Properties of Sound
Sound is a mechanical (acoustical) wave which propagates through a medium such as air, water and solids. It is bounded by the conventional frequency range of human ear, spreading from 16 Hz to 20 kHz. Acoustical wave with lower frequency is called infrasound, with higher ultrasound.
Physical acoustics studies the propagation of acoustical wave, including mathematical equations describing it.
Physiological acoustics studies mainly hearing and speech from physical aspect while considering physiological effects and properties of hearing receptors.
Physical properties[edit | edit source]
Frequency[edit | edit source]
Frequency is the number of occurrences of a repeating event per unit of time. In case of sound it defines the pitch. Its reciprocal value is called period and shows duration of one repetition.
Wave propagation velocity[edit | edit source]
Following general equation can be used for the velocity:
where K is the bulk modulus (of volumetric elasticity), ρ is gas density, p is gas pressure.
For example, velocity differs in air approximately 330 m/s, in fat 1450 m/s, in blood 1570 m/s and in cranial bones 4080 m/s.
Wavelength[edit | edit source]
The wave propagates with finite speed. The wavelength is distance over which the periodical wave repeats. The equation is as follows:
Sometimes wavenumber is used instead. It is reciprocal value of the wavelength indicating how many waves can fit into 1 m.
Acoustical velocity[edit | edit source]
Since sound is mechanical wave, the particles oscillates around their mechanical equilibrium with velocity v.
Sound pressure[edit | edit source]
Propagation of the wave is created by over time changing density of particles. In macroscopical aspect it can be seen as varying pressure. Size of the sound pressure depends on density of the environment, velocity of the wave and frequency o the wave.
Acoustic impedance Z is quantity representing one of the characteristics of the environment. It is dependant on the sound pressure and sound velocity:
The maximal sound pressure pMAX is hardly obtained, thus the effective value of the pressure is used instead. The effective value is associated the energy transfer. For harmonic wave following equation is used:
This equation is for harmonic oscillations only, for non-harmonic other methods are used, however they are very often unreliable.
For next use, another quantity is defined and it is reference sound pressure p0, which is the lowest value of the pressure that can be heard by human ear at frequency 1 kHz. The equation is:
Sound intensity[edit | edit source]
Sound (acoustic) intensity is defined as is defined as the power carried by sound waves per unit area in a direction perpendicular to that area.
Again the reference sound intensity I0 is defined as the lowest sound intensity that can be registered by the human ear at frequency 1 kHz:
Sound pressure level[edit | edit source]
Because sound intensity of common sounds can vary over many decades, the logarithmic scale is defined. The zero value is associated to the reference sound intensity:
Since it is calculated from two values with the same unit it is dimensionless quantity in the SI. In acoustics the decibel unit is used (dB). It is named in honor of A. G. Bell, who was Scottish scientist and inventor of first practically usable phone.
Since the intensity is proportional to the square of the sound pressure, this equation is valid at the same time:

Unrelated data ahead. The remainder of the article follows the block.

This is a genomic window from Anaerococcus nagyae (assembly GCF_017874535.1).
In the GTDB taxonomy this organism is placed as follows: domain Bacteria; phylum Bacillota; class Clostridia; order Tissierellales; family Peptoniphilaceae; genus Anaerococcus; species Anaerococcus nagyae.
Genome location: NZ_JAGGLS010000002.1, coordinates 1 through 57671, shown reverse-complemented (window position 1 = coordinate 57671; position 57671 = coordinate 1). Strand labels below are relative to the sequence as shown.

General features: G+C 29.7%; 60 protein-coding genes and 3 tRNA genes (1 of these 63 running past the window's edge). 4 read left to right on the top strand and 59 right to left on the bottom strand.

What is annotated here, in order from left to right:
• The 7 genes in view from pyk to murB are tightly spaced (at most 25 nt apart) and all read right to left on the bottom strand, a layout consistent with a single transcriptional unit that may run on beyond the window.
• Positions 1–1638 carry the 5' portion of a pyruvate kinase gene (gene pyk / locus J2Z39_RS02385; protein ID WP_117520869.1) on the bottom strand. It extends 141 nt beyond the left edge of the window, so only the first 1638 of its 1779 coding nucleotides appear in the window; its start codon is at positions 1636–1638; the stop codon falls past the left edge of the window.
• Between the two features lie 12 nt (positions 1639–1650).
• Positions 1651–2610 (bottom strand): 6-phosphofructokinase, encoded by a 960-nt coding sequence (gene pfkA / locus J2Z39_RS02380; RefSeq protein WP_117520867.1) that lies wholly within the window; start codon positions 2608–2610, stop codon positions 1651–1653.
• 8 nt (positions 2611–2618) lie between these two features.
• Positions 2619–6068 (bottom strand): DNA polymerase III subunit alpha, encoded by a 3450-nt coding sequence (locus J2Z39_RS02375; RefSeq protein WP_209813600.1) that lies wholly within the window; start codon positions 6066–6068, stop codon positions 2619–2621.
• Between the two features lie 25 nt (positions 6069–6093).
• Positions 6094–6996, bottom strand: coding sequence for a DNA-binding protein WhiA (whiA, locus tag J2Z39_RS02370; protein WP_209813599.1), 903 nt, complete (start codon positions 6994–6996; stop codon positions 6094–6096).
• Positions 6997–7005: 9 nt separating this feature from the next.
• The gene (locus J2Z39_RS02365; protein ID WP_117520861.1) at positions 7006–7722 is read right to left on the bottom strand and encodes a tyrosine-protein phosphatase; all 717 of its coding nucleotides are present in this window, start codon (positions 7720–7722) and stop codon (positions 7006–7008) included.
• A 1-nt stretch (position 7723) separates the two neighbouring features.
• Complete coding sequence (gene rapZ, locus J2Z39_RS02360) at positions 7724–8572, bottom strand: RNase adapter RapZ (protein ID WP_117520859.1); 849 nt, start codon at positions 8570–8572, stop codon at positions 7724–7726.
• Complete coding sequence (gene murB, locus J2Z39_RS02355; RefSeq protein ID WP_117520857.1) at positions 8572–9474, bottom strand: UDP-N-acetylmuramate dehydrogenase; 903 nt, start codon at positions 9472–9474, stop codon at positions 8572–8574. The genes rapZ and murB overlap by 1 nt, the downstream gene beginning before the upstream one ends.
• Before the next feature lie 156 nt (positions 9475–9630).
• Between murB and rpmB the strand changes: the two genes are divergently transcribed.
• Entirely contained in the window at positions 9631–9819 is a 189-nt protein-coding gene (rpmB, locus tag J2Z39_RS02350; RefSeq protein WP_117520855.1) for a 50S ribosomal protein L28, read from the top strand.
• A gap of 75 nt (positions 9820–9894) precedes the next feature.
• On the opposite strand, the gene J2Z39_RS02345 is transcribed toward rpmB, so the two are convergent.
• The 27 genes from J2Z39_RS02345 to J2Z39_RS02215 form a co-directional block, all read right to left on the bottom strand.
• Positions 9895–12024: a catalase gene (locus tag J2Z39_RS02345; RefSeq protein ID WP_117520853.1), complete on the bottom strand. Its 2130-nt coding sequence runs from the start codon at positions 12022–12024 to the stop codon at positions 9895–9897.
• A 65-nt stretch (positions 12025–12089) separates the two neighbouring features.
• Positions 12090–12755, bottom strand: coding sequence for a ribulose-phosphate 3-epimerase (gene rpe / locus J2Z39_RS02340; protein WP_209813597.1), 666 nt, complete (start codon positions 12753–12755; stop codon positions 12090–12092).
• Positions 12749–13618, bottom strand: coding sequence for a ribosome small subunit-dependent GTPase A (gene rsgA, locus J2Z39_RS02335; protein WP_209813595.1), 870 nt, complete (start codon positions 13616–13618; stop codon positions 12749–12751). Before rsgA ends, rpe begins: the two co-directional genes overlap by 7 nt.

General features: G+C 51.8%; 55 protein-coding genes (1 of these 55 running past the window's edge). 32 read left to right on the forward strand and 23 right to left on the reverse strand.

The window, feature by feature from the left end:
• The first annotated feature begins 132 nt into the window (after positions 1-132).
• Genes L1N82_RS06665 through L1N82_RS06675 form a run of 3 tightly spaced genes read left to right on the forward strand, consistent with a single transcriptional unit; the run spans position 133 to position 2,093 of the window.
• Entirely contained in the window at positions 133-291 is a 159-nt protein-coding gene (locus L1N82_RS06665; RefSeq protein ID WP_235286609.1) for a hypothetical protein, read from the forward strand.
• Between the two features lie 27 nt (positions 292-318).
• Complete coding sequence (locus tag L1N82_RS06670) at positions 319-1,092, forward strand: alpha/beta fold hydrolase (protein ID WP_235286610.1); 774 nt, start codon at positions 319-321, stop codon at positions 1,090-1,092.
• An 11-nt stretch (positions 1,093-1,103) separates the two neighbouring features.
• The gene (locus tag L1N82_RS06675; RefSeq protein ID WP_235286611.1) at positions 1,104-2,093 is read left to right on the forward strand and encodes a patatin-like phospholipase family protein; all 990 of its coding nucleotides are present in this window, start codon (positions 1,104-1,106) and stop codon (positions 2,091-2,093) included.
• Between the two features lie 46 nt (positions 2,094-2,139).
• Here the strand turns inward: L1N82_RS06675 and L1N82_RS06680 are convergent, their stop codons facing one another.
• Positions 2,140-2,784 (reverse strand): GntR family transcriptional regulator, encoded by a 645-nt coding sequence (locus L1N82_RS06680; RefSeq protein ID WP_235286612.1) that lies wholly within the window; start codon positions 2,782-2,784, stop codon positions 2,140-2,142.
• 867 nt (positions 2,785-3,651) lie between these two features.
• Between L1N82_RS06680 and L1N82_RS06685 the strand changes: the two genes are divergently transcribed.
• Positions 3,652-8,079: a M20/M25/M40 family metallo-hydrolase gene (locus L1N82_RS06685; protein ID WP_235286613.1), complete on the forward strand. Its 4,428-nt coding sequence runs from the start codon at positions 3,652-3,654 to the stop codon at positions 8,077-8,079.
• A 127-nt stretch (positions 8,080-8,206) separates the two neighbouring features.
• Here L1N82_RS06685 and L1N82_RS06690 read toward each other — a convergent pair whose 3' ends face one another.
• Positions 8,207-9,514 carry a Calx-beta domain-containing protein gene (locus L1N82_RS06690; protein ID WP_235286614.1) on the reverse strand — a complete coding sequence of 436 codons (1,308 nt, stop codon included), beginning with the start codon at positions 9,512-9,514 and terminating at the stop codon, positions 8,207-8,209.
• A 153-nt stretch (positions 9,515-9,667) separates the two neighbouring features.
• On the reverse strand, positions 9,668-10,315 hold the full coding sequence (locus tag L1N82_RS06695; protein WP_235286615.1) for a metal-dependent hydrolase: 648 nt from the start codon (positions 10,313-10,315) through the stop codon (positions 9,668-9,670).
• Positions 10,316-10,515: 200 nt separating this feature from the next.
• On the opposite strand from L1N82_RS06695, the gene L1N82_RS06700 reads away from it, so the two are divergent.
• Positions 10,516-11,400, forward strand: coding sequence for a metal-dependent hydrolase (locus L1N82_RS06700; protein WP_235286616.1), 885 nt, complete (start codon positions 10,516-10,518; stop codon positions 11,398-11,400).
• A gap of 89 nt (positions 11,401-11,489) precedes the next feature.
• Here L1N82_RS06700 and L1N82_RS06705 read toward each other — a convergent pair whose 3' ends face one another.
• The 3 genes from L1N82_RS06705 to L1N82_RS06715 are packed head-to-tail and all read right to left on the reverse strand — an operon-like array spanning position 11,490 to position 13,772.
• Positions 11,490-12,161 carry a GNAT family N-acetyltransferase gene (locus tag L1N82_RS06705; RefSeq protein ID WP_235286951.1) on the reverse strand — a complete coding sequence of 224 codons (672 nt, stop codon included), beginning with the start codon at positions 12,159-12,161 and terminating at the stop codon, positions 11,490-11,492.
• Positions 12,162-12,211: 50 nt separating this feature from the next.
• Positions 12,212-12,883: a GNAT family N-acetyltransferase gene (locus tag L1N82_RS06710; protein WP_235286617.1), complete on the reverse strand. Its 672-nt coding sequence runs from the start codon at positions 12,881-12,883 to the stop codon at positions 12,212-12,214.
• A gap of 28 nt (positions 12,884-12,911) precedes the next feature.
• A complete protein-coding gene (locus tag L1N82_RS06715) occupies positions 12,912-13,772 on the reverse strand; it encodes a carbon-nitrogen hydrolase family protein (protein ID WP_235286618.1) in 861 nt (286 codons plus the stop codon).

Physiological properties[edit | edit source]
Sound spectrum[edit | edit source]
Generally the wave of the sound has not just sinusoidal shape, it is somehow more complex. When the wave is periodical, perceived sound is heard as a pure tone. This tone can be unfolded into individual sinusoidal shaped waves that are shifted in time from others. It can be achieved with Fourier transform. Taking out the amplitudes of individual waves creates the sound spectrum. The sound spectrum is discrete. Always there is one fundamental frequency f0 and other waves are called higher-harmonic frequencies (f1=2f0, f2=3f0, etc.). Fundamental frequency f0 defines pitch of the tone, higher-harmonic frequencies define the timbre of the sound.
If the sound is not periodic, it is perceived for example explosion, scratching, consonants, or noise. This sound can be considered as periodical action with finite period.
Loudness[edit | edit source]
Since relation between sound intensity and feeling intensity depends on the frequency, the relation must also depend on the frequency. For comparison loudness and loudness level are used.
Loudness level LN is defined using comparison to the intensity level at 1 kHz. Tone at any frequency has the loudness level as the tone at 1 kHz, which we perceive as at the same level. Unit of loudness level is phon (Ph).
Because quantifying loudness level is quite hard, the quantity loudness N was defined. The reference tone with value 1 is tone at intensity level 40 dB and frequency 1 kHz. Unit for the loudness is sone. Loudness can be calculated using following equation:
In real life, the perceived intensity depends on the tone, whether is pure or not. When measuring loudness of sounds without sinusoidal wave, the frequency dependancy of individual components should be taken into account. In praxis the frequency filter (which suppresses defined frequencies) can be used.
Links[edit | edit source]
[edit | edit source]
- KUBATOVA, Senta. Biofot [online]. [cit. 2011-01-31]. <https://uloz.to/!CM6zAi6z/biofot-doc>.
- SCHAUER, Pavel. Vybrané statě z akustiky [online]. Ústav fyziky, Fakulta stavební, VUT Brno, [cit. 2013-08-20]. <http://fyzika.fce.vutbr.cz/doc/vyuka_schauer/vybrane_state_z_akustiky.pdf>.
Bibliography[edit | edit source]
- MORNSTEIN, Vojtěch. Lékařská biofyzika a přístrojová technika. 1. edition. Neptun, 2001. pp. 396. ISBN 80-902896-1-4.
- NAVRÁTIL, Leoš – ROSINA, Jozef. Lékařská biofyzika. 1. edition. Manus, 2001 (1. dotisk). pp. 357. ISBN 80-902318-5-3.